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The debate o­n the abolition of the death penalty is kindled anew, as people still continue in some countries of the world being sentenced to death and executed. Each of us has seen or read pictures, TV - reports and newspaper articles o­n the subject. Opinions concerning the continuation or abolition of the death penalty are still split, but there are now, due to the global presence of some human rights organizations, led by Amnesty International, more and more opponents of the death penalty.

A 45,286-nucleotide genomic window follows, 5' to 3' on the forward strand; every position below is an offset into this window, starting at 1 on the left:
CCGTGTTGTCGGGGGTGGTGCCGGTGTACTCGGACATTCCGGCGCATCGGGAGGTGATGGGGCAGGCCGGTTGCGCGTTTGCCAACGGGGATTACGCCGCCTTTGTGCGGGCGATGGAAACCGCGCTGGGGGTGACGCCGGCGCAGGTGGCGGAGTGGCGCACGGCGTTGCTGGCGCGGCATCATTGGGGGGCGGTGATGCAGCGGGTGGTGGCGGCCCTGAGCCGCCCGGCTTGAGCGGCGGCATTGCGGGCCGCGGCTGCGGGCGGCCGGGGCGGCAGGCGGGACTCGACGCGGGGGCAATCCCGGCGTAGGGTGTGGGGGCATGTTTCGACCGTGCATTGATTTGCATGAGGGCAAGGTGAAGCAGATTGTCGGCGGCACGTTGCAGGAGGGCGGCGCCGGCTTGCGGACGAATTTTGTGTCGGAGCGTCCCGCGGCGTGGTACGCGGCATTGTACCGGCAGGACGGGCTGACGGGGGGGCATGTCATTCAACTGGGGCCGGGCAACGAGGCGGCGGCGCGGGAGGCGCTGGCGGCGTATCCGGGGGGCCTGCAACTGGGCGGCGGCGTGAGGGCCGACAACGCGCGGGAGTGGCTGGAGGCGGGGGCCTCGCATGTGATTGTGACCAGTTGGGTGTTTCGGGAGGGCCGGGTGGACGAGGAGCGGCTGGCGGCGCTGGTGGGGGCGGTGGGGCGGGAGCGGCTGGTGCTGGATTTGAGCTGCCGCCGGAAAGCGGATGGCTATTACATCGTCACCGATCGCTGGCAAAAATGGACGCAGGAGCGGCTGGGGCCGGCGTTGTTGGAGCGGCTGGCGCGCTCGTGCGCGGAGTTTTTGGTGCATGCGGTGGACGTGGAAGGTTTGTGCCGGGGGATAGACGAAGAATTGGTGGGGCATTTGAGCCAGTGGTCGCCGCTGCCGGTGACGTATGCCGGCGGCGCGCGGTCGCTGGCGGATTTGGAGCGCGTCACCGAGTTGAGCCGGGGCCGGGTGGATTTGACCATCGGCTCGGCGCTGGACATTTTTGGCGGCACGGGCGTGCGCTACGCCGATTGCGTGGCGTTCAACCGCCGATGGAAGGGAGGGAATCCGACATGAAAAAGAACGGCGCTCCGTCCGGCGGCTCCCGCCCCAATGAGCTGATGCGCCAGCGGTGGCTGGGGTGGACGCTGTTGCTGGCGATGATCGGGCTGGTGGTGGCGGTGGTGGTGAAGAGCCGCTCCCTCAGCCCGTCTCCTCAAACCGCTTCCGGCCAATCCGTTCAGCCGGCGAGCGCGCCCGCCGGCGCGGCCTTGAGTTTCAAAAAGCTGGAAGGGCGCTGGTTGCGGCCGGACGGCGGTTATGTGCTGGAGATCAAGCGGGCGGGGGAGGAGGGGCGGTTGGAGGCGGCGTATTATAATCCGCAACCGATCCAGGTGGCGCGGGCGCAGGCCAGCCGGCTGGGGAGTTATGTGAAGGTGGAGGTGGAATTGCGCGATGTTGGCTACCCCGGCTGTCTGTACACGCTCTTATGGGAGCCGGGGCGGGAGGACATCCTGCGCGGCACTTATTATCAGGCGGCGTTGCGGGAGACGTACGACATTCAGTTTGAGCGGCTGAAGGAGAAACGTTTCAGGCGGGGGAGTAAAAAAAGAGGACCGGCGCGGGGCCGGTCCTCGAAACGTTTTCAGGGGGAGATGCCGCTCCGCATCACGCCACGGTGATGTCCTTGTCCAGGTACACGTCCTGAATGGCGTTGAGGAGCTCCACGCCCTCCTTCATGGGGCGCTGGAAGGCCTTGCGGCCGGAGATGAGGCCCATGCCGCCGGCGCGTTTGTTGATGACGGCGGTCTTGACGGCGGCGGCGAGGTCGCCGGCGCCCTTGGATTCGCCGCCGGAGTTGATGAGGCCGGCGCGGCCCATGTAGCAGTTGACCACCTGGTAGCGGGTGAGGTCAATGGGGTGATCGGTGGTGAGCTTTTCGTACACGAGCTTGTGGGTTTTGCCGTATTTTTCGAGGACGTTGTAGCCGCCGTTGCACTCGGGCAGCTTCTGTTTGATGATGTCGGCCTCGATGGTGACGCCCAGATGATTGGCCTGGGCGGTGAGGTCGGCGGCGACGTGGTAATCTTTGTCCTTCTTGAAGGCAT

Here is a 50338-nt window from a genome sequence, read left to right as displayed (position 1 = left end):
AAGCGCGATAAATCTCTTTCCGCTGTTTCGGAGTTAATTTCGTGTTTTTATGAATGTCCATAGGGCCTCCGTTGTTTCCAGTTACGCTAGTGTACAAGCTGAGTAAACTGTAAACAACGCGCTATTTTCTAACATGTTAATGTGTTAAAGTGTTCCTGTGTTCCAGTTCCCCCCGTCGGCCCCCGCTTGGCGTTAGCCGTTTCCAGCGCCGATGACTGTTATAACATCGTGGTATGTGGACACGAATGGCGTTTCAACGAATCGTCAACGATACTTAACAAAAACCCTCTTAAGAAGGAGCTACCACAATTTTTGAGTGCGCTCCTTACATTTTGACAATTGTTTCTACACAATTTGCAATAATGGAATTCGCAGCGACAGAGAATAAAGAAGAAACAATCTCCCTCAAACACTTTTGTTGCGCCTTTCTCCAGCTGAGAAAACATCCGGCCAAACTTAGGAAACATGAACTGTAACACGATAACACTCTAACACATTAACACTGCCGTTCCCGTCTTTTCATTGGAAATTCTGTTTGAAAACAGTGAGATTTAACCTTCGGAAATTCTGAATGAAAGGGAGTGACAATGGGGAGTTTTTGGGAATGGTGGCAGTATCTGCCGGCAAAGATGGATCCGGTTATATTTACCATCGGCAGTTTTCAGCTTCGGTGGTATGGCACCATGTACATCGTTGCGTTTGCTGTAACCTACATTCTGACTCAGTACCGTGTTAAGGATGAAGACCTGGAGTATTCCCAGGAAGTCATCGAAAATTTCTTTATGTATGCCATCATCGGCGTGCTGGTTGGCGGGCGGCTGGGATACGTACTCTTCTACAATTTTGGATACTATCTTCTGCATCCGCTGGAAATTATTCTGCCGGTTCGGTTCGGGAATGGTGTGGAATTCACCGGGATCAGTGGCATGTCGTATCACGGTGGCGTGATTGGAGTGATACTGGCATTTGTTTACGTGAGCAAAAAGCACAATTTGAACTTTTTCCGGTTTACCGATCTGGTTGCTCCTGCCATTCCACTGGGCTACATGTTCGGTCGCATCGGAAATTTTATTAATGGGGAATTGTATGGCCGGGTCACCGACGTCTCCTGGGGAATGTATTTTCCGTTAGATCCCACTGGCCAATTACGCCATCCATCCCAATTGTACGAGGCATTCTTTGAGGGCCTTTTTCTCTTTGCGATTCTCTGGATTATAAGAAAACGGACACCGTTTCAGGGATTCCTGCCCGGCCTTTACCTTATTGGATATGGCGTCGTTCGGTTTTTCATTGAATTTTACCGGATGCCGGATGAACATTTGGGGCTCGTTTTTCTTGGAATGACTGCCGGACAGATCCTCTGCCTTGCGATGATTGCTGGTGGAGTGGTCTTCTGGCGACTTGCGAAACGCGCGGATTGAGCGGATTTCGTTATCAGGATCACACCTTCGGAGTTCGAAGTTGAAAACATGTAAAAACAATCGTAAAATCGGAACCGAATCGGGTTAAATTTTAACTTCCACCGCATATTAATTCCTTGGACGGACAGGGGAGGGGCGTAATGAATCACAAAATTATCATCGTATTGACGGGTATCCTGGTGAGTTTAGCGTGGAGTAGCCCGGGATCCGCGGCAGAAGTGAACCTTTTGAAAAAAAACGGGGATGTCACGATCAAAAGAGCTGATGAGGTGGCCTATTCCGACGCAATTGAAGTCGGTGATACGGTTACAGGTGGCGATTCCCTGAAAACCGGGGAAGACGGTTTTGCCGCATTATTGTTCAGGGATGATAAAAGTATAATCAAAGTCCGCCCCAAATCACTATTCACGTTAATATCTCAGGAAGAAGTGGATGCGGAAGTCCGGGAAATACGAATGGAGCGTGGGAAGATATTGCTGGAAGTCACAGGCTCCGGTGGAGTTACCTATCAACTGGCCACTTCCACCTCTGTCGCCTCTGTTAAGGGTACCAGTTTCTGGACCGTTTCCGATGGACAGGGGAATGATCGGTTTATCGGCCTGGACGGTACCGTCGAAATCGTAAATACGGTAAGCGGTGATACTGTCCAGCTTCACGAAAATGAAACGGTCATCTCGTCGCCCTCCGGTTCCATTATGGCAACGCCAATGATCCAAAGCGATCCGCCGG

The debate o­n the abolition of the death penalty has grown up today to a debate with profound cultural background, particularly regarding the role of the Near and Middle East (Iran, Saudi - Arabia) in the discussion. In these countries, executions of people convicted because of their sexuality or their religious beliefs to death, are still o­n the agenda. The United Nations regularly deal with this problem and could move even a few nations to abolish the death penalty.

Execution Chamber
The quote of the Indian politician and Nobel Peace Prize winner Mahatma Gandhi “eye for an eye - and the whole world will be blind " had been already thought – provoking for many people in the 20th Century, including senior politicians and is still relevant today.





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